This week authors J. Thorn and Crys Cain talk all about the lies that authors tell themselves around publishing fears. They discuss different ways to handle tough questions like, what if no one reads my book?
Crys: Welcome to the TASM podcast. I’m Chris Cain with my cohost, J Thorn.
J: Hello, Crys. What’s going on?
Crys: As you predicted last week, not a lot has been accomplished by me this week. Yeah, like I sent out an email for TASM.. That’s it.
But some other things have been happening. One is with Priscilla starting her new job. And it’s really funny, for folks who have been following along with the summer of chaos and have fallen in love with Priscilla, she’s not leaving like my family unit, like we’re still remaining together. She just has a new job because the kid doesn’t need her anymore. So fear not, our chaos still continues.
But one of the awesome things she has done is, I was like, I cannot handle the social energy of attempting to sell the van, will you please do that? So she posted it and has had so much interest and it’s so funny cause when I posted it in November, I got zero expressions of interest except from like people who already knew us.
And now that it is you know, dead of winter and everyone’s really tired and they’re dreaming of van life and she’s posted it now, everyone’s like, oh my gosh, I’m so interested. And so I am flying up Sunday to New York to hopefully sell the van Monday, Tuesday. If not, then I’m gonna write a power of attorney for my sister to be able to sell it.
But one way or another, like the van is going to move out of our hands this next few months. So that’s exciting. It’s sad, Vancy is an epoch of my life. And I’m not even telling the kid because he’ll just lose it. Rather it just fades into his memory.
And because she started her new job, which is with a cleaning company, a maid contracting company, they’ve got I don’t know, like five different the major Metro instances. And I’m getting like all of the backend maid gossip. And I think it’s hilarious. And I was like, oh, this would make a great setup. Add some fantasy into it, it’s a great setup for a TikTok serial. So like now I finally have an idea to start running with telling a story that way.
So I’m really excited about that. And then last but not least, my episode with Zach Bohannan on Creator dad went to live today as we’re recording this, a few days in the past for y’all. So if you go to Creator Dad, and you just can’t get enough of my voice or van stories, you can go check that episode out.
How about you?
J: That was a lot of fun listening to that too. Yeah, just some unexpected travel for various things. And I’m in my brother’s place. Luckily, he’s got good internet and this is the lifestyle I’ve chosen. As long as I have my laptop and throw my good microphone in my bag, I can do this anywhere.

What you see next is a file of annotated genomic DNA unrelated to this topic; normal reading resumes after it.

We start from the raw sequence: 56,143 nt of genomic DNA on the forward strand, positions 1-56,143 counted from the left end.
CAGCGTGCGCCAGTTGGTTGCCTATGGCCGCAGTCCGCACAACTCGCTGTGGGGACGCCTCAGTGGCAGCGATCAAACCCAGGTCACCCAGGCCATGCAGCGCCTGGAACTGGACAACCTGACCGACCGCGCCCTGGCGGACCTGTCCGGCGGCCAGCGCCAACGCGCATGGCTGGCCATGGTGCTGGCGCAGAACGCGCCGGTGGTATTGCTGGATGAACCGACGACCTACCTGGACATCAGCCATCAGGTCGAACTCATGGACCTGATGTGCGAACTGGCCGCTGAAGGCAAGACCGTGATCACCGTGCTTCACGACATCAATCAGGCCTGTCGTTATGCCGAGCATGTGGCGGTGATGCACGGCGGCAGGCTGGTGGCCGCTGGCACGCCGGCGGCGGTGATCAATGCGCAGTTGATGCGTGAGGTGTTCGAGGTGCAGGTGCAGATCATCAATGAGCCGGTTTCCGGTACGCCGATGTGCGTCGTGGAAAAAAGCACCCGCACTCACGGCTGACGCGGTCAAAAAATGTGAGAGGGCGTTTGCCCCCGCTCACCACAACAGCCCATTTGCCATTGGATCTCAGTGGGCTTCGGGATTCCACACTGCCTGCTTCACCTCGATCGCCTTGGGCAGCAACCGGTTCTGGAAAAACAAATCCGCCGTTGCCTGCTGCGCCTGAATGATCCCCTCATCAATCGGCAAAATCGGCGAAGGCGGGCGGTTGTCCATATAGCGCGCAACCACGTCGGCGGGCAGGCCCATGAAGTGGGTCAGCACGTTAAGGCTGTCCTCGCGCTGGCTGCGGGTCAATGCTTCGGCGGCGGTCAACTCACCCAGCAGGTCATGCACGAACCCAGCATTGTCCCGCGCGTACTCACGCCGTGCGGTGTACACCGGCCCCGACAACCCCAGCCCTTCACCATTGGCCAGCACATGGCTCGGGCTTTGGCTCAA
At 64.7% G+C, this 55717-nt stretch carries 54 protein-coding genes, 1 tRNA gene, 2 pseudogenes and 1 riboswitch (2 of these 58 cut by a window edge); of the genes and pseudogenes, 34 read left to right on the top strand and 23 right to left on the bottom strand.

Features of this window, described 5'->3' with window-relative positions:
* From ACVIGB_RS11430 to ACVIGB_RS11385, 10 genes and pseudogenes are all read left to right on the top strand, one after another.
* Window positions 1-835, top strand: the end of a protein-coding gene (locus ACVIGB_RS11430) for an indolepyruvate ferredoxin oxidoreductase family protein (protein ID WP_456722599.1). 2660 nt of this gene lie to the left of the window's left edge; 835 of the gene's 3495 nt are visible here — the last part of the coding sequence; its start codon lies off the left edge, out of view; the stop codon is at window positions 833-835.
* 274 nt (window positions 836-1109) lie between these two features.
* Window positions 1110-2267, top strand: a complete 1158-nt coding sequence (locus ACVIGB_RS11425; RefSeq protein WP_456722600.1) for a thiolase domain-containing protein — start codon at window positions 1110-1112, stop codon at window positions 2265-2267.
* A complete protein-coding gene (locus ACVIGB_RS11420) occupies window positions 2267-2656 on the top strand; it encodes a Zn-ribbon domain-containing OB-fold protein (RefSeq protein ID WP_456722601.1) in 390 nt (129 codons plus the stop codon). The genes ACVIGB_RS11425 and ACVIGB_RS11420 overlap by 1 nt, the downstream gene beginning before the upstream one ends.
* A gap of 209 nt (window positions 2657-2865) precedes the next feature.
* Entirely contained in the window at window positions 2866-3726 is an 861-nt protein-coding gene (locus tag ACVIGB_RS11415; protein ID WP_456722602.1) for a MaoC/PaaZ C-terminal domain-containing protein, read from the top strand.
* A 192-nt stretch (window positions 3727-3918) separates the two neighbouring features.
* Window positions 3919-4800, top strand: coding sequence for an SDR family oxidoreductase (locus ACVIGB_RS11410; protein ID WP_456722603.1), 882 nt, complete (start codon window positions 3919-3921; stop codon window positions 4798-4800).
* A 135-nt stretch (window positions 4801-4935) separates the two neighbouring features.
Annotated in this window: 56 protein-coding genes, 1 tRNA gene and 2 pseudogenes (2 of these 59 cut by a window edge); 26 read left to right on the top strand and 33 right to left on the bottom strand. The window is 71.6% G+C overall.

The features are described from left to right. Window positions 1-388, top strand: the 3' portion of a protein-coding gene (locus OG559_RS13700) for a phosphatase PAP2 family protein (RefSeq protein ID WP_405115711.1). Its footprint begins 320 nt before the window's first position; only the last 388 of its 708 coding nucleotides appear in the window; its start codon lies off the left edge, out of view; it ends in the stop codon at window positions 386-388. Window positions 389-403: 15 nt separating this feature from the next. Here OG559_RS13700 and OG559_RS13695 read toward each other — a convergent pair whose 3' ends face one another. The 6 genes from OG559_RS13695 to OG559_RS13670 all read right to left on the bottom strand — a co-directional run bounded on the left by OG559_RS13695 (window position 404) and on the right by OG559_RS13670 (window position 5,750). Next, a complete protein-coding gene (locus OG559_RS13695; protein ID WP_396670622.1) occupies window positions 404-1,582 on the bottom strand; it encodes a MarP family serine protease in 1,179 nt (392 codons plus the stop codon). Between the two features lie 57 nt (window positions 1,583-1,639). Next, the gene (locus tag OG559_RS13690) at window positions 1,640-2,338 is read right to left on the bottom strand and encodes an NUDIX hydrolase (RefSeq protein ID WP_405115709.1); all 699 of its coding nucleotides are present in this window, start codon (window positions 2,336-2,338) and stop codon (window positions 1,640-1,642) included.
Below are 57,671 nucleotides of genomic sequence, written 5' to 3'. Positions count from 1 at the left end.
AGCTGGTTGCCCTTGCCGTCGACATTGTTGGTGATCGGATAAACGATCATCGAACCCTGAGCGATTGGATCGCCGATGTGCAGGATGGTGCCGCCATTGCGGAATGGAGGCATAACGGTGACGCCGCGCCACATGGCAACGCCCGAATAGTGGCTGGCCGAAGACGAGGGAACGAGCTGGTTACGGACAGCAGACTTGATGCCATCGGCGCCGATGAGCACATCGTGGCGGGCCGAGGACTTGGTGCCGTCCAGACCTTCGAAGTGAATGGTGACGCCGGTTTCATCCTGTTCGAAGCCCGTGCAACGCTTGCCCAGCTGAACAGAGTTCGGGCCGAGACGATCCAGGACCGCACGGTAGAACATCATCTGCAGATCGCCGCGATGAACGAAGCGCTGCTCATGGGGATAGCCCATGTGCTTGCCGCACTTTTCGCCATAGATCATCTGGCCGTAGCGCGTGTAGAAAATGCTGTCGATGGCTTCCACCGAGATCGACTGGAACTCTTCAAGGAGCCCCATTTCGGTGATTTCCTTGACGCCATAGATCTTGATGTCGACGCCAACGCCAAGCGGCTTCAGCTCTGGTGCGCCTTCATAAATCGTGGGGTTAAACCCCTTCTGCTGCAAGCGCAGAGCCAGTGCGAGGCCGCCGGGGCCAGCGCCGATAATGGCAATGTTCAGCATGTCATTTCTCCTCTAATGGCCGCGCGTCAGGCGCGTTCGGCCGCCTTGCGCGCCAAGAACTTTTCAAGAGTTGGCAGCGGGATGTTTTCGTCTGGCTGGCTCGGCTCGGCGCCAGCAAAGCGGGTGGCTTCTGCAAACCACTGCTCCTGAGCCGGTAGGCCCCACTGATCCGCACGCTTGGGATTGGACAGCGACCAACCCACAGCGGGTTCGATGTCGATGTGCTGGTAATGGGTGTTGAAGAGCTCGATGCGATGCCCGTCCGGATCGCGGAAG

One of the upsides is that I’m not really a pet person, but I have a new podcast co-host you can’t see behind me, but my brother’s cat’s been following me around since I got here. And he’s just lying on the bed as I’m podcasting. He’s like a dog, like he follows my brother around and hops up on the chair at his feet. And it’s just bizarre.
So I’m just amused because I don’t have these interactions with animals.
Crys: Cats are the best because they can tell who doesn’t give a fuck about them. Like not the people who don’t like them, but the ones who just don’t care. And they’re like, you’re my people.
J: Yeah, that’s pretty much it I’m like, oh, he’s there. All right. Whatever. Yeah.
Crys: You’re not going to bother me. Like I can just exist.
Excellent. So the question for this week came out of a conversation of one of the weekly questions I ask TASM, and this week my question was kind of like about the lies that we tell ourselves in our head over the fears. And one member posted something similar to this. And I was like, oh, that is a question that so many of us struggle with, especially before we publish. It’s heavy before we publish, but then sometimes it’s even darker after we publish because it’s realized, and this is: what if no one reads my book? How do we handle that?
J: I’m laughing cause it’s one of those like dark deep author fears, like one of those things that keep us up at night. Let me ask you first, have you ever had that question? Have you ever asked yourself that question?
Crys: I think I struggle less with this currently. And I may have at some point, but I have a terrible memory and so that fear is like way in the past. And because I started publishing under a pen name, I didn’t care as much if anyone read my books or not. I was like, oh, if it works, it works. If it doesn’t, it doesn’t. It was putting it out there as not me, so it like reflected less on me. It was less stories I wanted to tell.
So that fear wasn’t there. And it’s one of the reasons I recommend interning under your pen name. But with writing under my name, the fear is more like what if they read it and they hate it. Which is a related fear, but not quite the same.
J: No, that’s almost a better fear to have, because that means you’ve solved the problem of how do you get people to read it.
Crys: I’m just narcissistic and I think people read it. That’s where we’re at. I’m like, eh, everybody read my romance stuff, of course they’ll read my fantasy stuff. Which means that I’m possibly setting myself up for a really hard pride fall if no one reads my fantasy stuff, but we’ll deal with that if we get there.